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I suppose the answer to this question depends on what browser you are using, but I guess that just makes it all the more interesting.

I'm wondering how the querySelector() method is actually implemented. Similarly, I'm curious about querySelectorAll() and other methods like getElementById() and getElementByClassName() etc.

Is it a depth first search, breadth first search, or does it utilize some auxiliary data structure, like a global hash table to act as a registry?

3 Answers 3

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All the information you asked for is in the links you provided:

querySelector: Returns the first element within the document (using depth-first pre-order traversal of the document's nodes|by first element in document markup and iterating through sequential nodes by order of amount of child nodes) that matches the specified group of selectors.


querySelectorAll: Returns a list of the elements within the document (using depth-first pre-order traversal of the document's nodes) that match the specified group of selectors. The object returned is a NodeList.


getElementById: Returns a reference to the element by its ID; the ID is a string which can be used to identify the element; it can be established using the id attribute in HTML, or from script.

as an ID should be unique - there's no question of order


getElementsByClassName: Returns an array-like object of all child elements which have all of the given class names. When called on the document object, the complete document is searched, including the root node. You may also call getElementsByClassName() on any element; it will return only elements which are descendants of the specified root element with the given class names.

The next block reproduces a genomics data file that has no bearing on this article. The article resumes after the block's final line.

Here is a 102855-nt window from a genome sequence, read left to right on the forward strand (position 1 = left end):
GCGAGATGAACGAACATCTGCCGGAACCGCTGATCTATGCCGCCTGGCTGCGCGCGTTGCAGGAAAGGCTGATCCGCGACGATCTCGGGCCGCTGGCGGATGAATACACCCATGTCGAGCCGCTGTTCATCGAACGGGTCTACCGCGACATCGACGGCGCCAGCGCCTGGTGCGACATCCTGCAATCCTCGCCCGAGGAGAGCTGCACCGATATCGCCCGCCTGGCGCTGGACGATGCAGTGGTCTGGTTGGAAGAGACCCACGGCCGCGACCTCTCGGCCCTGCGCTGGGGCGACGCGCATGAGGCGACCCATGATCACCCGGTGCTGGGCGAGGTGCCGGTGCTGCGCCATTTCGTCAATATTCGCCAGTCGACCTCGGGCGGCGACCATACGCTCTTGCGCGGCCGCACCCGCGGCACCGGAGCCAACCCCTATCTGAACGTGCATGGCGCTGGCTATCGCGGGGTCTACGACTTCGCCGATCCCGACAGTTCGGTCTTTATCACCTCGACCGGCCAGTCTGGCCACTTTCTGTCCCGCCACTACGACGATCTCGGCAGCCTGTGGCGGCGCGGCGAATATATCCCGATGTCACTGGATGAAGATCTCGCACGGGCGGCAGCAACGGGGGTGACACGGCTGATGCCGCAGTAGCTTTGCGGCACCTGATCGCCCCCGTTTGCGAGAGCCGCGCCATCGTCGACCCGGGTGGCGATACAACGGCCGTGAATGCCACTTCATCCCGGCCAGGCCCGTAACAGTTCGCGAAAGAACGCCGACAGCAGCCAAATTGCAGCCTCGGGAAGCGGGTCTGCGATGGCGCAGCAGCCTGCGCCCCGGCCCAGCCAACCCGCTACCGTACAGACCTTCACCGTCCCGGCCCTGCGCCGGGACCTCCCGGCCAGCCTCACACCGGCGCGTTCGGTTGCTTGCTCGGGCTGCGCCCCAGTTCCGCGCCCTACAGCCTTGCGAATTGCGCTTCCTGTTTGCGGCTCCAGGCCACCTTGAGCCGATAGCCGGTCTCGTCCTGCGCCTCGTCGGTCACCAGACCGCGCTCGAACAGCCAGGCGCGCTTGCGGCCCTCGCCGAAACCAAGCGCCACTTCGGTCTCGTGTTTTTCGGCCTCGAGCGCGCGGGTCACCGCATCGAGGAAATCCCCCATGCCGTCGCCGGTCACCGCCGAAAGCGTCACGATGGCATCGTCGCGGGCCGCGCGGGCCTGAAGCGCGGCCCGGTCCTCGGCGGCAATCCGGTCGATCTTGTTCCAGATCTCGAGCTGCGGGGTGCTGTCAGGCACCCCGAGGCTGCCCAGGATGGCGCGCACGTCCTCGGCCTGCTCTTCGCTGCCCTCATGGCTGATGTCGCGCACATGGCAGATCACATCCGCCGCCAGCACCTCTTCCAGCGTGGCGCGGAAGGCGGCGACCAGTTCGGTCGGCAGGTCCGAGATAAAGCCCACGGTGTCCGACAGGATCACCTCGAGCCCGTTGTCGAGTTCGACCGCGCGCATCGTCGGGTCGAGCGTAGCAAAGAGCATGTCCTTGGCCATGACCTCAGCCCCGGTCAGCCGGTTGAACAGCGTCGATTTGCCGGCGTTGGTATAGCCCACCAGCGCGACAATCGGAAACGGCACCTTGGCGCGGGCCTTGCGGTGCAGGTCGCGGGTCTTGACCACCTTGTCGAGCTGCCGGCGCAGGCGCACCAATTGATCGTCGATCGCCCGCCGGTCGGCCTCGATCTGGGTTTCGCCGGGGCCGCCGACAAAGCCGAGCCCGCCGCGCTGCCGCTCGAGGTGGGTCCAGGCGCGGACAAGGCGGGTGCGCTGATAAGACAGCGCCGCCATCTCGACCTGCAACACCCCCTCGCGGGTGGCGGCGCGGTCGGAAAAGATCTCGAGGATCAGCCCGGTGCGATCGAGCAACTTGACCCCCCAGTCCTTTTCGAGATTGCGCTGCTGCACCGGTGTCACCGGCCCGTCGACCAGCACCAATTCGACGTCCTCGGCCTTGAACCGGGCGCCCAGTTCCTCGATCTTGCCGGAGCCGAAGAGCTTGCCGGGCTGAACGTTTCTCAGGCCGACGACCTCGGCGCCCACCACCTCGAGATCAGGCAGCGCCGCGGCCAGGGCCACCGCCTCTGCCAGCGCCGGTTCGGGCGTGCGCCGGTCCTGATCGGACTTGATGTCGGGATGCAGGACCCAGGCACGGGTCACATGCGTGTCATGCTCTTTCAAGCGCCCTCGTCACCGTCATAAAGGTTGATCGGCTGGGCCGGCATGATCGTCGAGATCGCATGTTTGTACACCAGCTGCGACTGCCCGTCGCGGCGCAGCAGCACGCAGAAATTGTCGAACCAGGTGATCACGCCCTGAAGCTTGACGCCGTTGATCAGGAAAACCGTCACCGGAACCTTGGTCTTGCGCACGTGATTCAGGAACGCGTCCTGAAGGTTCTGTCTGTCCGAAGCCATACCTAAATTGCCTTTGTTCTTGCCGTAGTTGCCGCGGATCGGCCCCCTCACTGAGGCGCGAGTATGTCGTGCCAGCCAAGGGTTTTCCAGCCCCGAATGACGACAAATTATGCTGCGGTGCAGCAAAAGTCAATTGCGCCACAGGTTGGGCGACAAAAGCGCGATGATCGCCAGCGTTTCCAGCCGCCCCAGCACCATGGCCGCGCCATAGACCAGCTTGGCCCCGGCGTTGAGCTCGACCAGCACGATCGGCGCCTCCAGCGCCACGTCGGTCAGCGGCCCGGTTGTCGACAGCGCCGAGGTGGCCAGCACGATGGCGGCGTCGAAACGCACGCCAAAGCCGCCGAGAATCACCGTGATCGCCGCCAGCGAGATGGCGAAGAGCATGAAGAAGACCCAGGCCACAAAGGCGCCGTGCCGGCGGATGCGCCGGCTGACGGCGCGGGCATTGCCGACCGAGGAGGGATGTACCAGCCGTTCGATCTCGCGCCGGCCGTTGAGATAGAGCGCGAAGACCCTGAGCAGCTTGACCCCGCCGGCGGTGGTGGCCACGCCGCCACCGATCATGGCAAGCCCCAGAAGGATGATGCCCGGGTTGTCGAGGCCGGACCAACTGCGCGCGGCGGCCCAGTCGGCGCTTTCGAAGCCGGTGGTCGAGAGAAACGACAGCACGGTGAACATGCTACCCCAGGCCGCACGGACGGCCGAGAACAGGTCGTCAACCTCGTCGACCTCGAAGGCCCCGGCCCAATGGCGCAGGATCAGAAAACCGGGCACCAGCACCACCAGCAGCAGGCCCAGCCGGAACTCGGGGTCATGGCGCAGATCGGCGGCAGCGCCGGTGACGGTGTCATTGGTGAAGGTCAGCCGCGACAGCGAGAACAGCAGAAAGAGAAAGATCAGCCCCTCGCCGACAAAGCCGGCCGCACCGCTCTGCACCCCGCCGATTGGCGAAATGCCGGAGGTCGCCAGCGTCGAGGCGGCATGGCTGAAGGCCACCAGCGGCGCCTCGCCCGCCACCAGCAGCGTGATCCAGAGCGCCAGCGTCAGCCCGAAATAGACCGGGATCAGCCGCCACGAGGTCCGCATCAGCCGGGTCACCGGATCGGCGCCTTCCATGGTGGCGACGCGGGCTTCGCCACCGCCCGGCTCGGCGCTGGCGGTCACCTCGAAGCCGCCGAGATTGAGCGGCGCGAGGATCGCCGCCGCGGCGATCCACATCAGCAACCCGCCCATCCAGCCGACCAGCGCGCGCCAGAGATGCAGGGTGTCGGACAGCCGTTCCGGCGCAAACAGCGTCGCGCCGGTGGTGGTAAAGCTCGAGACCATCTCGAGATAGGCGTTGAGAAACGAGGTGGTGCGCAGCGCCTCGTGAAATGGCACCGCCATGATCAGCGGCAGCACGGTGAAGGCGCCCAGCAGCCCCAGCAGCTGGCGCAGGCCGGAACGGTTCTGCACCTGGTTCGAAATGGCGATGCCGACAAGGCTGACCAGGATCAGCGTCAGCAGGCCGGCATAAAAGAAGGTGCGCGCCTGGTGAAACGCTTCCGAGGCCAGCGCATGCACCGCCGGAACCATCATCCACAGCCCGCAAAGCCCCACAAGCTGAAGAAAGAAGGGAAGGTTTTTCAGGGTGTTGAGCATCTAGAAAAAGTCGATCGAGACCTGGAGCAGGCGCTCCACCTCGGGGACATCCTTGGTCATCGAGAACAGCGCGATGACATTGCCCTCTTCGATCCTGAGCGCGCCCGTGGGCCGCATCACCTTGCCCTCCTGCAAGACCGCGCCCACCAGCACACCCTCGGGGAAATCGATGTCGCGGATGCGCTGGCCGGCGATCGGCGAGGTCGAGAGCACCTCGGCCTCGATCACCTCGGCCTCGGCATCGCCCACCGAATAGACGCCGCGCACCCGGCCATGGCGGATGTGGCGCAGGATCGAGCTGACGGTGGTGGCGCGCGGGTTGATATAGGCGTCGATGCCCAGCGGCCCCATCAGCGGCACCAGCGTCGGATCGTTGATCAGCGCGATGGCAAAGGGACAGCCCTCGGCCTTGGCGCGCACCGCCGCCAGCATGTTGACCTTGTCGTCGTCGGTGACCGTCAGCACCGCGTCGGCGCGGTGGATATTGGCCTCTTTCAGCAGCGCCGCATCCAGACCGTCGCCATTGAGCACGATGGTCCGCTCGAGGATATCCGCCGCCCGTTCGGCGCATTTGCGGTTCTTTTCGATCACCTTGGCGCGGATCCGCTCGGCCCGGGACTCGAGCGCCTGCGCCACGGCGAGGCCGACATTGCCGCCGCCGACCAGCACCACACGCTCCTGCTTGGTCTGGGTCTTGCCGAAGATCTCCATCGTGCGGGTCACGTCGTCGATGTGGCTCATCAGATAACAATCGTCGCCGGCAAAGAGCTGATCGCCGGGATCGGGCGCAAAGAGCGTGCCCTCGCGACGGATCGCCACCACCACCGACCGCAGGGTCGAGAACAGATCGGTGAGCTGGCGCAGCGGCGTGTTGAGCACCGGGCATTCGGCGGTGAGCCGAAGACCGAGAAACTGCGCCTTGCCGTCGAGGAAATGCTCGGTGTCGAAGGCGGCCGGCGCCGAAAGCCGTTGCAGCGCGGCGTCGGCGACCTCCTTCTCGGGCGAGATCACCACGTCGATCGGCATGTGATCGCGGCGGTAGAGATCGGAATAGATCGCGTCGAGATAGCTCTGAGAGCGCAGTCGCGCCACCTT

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  • facepalm I guess I read right over it because I had myself convinced that documentation about the spec wouldn't include documentation about the implementation. Don't know whether to delete the question or leave it.
    – Luke
    Jan 13, 2016 at 1:58
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querySelectorAll is well documented here:

https://developer.mozilla.org/en-US/docs/Web/API/Document/querySelectorAll

Returns a list of the elements within the document (using depth-first pre-order traversal of the document's nodes) that match the specified group of selectors. The object returned is a NodeList.

On the other hand, the documentation for getElementsByClassName

https://developer.mozilla.org/en-US/docs/Web/API/Document/getElementsByClassName

does not have the same assurance.

In fact, I've run into trouble with that on some older browsers -- with things being returned in an undermined fashion on various browsers. Though, this dates back to IE6 and may be stabilized under the HTML5 doctype.

If you MUST, 100%, ensure the document order, there is always the old walkTheDom code.

Recursion down DOM tree

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Once the HTML document is fetched, it is passed to the HTML parser which will go through the document and create a content tree.

This content tree is in fact a global hash table that is used by many native functions.

This information is applicable to Firefox

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